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The American Missionary


July }
Aug. } 1900

Vol. LIV.
No. 3.

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Price 50 Cents a Year in advance.

Entered at the Post Office at New York, N. Y., as Second-Class mail

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American Missionary Association



October 23-25, 1900.


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The AMERICAN MISSIONARY presents new form, fresh material and
generous illustrations for 1900. This magazine is published by the
American Missionary Association quarterly. Subscription rate fifty
cents per year.

Many wonderful missionary developments in our own country during this
stirring period of national enlargement are recorded in the columns
of this magazine.

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VOL. LIV. JULY, 1900. NO. 3.

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Nine Months, Ending June 30th.

The receipts are $237,141.25, exclusive of Reserve Legacy Account, an
increase of $24,922,63 compared with last year. There has been an
increase of $15,751.36 in donations, $5,800.96 in estates, $852,26 in
income and $2,518.05 in tuition.

The expenditures are $249,148.75, an increase of $21,699.95 compared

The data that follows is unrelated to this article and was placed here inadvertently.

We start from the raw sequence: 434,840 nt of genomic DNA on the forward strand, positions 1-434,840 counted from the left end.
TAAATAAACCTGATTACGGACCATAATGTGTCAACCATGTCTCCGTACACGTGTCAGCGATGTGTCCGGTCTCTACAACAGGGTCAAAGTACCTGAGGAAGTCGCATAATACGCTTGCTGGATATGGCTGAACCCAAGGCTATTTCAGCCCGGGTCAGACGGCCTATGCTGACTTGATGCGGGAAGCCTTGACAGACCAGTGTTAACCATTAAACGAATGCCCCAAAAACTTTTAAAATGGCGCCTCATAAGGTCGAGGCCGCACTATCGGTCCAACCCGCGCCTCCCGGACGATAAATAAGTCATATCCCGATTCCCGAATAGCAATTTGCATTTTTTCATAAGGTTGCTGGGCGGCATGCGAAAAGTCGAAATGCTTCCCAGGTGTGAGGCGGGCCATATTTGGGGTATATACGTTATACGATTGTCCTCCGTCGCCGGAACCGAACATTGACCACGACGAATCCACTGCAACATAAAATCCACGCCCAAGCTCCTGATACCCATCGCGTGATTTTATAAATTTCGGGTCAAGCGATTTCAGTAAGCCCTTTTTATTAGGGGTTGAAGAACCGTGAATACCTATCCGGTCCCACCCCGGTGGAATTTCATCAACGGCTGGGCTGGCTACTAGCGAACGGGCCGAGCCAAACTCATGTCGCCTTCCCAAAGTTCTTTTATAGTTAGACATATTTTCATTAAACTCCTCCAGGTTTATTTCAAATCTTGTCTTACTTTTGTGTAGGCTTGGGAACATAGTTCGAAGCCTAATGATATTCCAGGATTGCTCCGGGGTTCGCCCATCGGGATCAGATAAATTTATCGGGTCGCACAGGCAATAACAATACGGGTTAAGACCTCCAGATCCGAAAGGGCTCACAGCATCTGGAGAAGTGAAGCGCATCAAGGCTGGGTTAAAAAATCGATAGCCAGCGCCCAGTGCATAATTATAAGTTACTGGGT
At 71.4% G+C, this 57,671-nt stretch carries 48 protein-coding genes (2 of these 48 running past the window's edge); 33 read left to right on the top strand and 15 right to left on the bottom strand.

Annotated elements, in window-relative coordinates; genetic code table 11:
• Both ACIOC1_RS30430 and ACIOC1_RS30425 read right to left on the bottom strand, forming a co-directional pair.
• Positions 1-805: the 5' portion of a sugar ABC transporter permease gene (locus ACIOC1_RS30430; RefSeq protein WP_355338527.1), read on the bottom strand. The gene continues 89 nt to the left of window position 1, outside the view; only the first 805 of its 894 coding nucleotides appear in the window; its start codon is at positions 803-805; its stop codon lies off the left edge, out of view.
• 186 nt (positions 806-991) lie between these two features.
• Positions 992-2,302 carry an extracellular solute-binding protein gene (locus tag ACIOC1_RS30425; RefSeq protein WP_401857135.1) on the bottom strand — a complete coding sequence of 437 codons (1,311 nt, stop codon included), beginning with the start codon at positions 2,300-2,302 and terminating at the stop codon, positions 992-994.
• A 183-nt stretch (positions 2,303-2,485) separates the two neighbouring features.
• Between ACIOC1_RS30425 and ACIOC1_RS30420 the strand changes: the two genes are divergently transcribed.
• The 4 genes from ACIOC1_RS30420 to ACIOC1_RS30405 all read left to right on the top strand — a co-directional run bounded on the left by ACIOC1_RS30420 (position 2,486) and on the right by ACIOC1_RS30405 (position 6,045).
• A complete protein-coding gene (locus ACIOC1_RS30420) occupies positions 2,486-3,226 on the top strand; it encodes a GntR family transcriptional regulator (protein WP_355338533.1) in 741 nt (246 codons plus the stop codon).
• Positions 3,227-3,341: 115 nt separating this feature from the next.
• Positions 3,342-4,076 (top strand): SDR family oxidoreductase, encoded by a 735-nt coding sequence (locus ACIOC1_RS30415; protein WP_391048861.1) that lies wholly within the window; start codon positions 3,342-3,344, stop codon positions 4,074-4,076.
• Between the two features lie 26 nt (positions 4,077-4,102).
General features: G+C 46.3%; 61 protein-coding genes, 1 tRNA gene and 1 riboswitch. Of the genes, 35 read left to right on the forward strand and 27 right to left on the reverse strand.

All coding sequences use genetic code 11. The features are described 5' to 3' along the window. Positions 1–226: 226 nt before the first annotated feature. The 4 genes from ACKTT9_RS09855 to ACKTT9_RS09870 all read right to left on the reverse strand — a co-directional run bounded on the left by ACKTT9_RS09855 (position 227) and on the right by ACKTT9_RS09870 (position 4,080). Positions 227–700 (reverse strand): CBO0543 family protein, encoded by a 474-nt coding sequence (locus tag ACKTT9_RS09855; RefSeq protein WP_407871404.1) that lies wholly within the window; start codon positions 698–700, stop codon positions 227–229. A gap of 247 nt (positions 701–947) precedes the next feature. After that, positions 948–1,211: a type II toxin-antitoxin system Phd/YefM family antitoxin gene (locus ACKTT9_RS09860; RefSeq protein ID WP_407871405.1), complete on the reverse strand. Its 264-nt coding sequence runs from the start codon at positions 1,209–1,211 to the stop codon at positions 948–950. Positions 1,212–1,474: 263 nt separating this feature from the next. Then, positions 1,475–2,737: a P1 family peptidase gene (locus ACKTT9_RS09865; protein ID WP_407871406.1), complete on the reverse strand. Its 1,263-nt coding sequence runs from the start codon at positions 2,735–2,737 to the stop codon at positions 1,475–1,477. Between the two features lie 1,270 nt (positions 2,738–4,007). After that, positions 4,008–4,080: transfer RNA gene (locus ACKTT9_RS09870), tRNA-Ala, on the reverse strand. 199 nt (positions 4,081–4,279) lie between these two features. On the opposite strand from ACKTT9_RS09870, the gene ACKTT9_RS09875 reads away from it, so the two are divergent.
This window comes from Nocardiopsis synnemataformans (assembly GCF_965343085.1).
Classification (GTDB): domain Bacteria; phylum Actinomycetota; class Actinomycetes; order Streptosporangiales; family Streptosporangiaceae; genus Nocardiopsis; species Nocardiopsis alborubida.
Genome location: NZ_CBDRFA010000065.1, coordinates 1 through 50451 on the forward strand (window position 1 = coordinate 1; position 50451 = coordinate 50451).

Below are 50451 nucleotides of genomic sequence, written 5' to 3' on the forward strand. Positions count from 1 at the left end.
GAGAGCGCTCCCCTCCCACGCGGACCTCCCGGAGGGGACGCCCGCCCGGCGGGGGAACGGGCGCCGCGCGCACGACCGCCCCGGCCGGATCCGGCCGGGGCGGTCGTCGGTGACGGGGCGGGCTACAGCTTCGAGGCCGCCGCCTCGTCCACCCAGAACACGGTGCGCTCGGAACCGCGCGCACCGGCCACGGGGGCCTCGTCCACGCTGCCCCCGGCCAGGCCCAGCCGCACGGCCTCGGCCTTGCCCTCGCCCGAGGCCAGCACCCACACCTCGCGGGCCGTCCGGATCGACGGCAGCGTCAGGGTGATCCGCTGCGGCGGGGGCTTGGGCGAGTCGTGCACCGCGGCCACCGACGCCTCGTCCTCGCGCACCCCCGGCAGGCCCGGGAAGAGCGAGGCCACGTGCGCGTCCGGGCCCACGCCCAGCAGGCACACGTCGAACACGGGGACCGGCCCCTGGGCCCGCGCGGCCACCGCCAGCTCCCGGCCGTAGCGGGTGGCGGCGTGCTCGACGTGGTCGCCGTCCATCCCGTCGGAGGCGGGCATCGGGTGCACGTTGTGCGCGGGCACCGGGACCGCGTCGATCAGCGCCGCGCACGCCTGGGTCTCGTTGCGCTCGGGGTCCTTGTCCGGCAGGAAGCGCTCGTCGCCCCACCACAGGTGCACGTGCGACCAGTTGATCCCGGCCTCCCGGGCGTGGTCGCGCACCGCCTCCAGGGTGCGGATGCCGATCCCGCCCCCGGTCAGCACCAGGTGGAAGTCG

with last year. The debt showing June 30th, this year, is
$12,007.50 - last year at the same time $15,230.18.

We appeal to churches, Sunday-schools, Christian Endeavor Societies,
Woman's Missionary Societies and individuals, and also to executors
of estates, to secure as large a sum as possible for remittance in
July, August and September. The fiscal year closes September 30th. We
hope to receive from all sources every possible dollar. The
Association closed the year 1897-98 without debt, and the year
1898-99 without debt, and it earnestly desires to close this year,
1899-1900 without debt.

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[Sidenote: Annual Meeting, Oct. 23d-25th.]

The Fifty-fourth Annual Meeting of the American Missionary
Association is to be held in Springfield, Mass., October 23d-25th.
The Court Square Theatre has been secured, containing the largest
auditorium in the city. A great gathering is anticipated. Rev. Newell
Dwight Hillis, D.D., will preach the sermon. Reports from the large
and varied fields will be presented by missionaries. The fields now
reach from Porto Rico to Alaska, and present various and interesting